Designing efficient and selective catalytic systems remains an important challenge to address current societal issues in the fields of energy, environment or health. Our strategy is to take inspiration from Nature and more particularly from the active sites of sulfur-rich metalloenzymes.

Bio-inspired H2 production

In order to develop efficient catalysts for H2 production, we target transition metal complexes that mimic the active site of [Ni·Fe] hydrogenase. We have synthesized a structural and functional model whose redox reactivity is centered on the nickel center as in the enzyme. We have also detected an intermediate involved in the catalytic H2 production cycle that mimics a [NiFe]-hydrogenase intermediate (Ni-L state). The kinetics of hydrogen production catalyzed by the [NiFe]-mimic unambiguously demonstrates the synergy between nickel and iron in driving the process. A comparative evaluation of the performances of the nickel-iron catalyst reveals that these far surpass those of the other dinuclear biomimetic models.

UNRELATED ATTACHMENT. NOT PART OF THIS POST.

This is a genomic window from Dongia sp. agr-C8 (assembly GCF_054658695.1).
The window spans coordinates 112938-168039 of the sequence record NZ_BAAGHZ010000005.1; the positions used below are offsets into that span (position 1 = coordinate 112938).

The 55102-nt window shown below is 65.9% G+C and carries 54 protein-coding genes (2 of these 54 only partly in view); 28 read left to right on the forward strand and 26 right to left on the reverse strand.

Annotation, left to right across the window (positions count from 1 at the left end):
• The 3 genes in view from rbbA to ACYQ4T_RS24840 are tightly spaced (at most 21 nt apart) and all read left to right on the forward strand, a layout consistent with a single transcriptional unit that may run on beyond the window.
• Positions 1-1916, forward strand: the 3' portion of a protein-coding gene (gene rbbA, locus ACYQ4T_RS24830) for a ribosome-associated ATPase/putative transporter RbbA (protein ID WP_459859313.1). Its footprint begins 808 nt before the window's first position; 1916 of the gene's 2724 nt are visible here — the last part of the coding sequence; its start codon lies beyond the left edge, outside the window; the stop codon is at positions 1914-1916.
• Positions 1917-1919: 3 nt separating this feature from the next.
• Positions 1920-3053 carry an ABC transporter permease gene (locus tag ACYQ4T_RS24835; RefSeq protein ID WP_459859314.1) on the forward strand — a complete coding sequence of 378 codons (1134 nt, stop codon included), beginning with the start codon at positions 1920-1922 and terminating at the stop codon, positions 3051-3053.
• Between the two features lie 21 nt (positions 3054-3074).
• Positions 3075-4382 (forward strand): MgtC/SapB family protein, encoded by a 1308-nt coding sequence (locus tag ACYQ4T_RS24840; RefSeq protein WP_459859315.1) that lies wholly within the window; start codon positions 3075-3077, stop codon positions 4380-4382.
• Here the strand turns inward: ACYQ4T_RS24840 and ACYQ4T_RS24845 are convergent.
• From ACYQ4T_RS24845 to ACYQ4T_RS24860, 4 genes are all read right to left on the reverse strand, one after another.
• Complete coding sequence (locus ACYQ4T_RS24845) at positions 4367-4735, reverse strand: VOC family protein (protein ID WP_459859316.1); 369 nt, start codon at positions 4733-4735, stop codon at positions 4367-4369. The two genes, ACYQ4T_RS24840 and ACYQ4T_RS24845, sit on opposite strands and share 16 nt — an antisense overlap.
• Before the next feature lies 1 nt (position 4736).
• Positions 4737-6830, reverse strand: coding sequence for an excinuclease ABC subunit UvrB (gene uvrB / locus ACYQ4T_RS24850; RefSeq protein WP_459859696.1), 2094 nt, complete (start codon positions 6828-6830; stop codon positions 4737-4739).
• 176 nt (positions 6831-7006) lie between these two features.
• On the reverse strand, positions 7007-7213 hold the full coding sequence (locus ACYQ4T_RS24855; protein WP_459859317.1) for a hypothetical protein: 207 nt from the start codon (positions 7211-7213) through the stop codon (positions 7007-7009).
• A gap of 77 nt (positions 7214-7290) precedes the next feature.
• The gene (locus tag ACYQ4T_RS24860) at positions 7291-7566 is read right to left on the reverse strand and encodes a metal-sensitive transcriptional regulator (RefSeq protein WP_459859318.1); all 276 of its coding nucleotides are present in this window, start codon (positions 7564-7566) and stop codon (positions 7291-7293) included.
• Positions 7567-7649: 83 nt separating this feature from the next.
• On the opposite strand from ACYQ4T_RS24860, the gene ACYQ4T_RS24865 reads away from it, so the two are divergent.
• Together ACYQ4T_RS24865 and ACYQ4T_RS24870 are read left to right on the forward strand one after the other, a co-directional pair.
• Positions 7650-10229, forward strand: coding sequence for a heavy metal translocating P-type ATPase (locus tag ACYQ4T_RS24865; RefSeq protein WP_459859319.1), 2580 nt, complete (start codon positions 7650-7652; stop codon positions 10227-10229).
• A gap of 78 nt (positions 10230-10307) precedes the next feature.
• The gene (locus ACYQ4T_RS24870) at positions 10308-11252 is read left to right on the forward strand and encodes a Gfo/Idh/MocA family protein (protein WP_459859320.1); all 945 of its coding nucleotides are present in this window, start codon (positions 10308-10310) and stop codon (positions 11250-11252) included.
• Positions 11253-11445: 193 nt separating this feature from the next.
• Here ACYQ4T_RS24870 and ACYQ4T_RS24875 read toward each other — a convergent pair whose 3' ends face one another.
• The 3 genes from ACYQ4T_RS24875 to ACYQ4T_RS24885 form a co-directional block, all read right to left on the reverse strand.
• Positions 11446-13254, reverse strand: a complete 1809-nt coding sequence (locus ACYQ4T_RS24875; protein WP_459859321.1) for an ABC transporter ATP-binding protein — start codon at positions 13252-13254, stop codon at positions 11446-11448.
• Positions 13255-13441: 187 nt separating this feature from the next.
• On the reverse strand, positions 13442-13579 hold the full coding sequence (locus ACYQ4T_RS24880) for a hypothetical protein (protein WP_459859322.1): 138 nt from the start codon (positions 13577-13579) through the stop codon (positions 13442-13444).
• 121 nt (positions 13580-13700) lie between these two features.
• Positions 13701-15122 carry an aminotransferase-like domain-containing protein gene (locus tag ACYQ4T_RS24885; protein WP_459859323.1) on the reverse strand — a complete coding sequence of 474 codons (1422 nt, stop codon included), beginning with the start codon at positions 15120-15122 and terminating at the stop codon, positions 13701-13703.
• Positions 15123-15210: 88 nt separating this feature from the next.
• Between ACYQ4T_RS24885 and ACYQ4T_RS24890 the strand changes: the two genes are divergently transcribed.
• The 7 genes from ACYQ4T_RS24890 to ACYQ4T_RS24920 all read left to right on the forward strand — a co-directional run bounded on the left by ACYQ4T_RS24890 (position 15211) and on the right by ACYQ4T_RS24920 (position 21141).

Catalysts for O2 reduction

Activating oxygen is a critical step in many biological and industrial processes. The selectivity of O2 reduction is difficult to control: 2- vs. 4-electron reduction togenerate H2O2 vs. H2O, respectively. How is this process performed within metal complexes? What are the parameters that control the reactivity of the metal-oxygen species? These questions remain central to the chemist. Our strategy is to investigate the effect of the experimental conditions on the selectivity and the mechanism including generation and characterization of intermediate species, especially through the study of Mn- and Fe- thiolate complexes.



V. Artero (Grenoble)
F. Meyer (Germany)
S. De Visser (UK)
W. Browne (NL)
M. Hall (USA)
M. Orio (Marseille)

Selected publications


Mis à jour le 21 mars 2019